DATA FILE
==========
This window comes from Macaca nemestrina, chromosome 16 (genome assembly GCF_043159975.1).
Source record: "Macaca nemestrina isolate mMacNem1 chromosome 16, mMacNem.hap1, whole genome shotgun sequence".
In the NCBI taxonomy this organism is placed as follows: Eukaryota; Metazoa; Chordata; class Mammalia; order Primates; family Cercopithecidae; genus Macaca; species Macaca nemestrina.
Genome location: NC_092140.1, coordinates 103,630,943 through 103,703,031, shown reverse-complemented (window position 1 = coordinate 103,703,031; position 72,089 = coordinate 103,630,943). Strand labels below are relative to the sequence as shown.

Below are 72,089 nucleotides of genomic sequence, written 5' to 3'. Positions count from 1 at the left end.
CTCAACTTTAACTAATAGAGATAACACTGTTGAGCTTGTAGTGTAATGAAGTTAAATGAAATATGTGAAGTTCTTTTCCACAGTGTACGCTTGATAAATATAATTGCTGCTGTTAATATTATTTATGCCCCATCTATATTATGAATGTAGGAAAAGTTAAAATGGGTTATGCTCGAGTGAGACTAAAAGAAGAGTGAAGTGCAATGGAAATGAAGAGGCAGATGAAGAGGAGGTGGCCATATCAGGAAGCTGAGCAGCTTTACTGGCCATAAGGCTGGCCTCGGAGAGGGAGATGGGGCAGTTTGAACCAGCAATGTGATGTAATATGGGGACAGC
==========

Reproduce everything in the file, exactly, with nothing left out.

This window comes from Macaca nemestrina, chromosome 16 (genome assembly GCF_043159975.1).
Source record: "Macaca nemestrina isolate mMacNem1 chromosome 16, mMacNem.hap1, whole genome shotgun sequence".
In the NCBI taxonomy this organism is placed as follows: Eukaryota; Metazoa; Chordata; class Mammalia; order Primates; family Cercopithecidae; genus Macaca; species Macaca nemestrina.
Genome location: NC_092140.1, coordinates 103,630,943 through 103,703,031, shown reverse-complemented (window position 1 = coordinate 103,703,031; position 72,089 = coordinate 103,630,943). Strand labels below are relative to the sequence as shown.

Below are 72,089 nucleotides of genomic sequence, written 5' to 3'. Positions count from 1 at the left end.
CTCAACTTTAACTAATAGAGATAACACTGTTGAGCTTGTAGTGTAATGAAGTTAAATGAAATATGTGAAGTTCTTTTCCACAGTGTACGCTTGATAAATATAATTGCTGCTGTTAATATTATTTATGCCCCATCTATATTATGAATGTAGGAAAAGTTAAAATGGGTTATGCTCGAGTGAGACTAAAAGAAGAGTGAAGTGCAATGGAAATGAAGAGGCAGATGAAGAGGAGGTGGCCATATCAGGAAGCTGAGCAGCTTTACTGGCCATAAGGCTGGCCTCGGAGAGGGAGATGGGGCAGTTTGAACCAGCAATGTGATGTAATATGGGGACAGC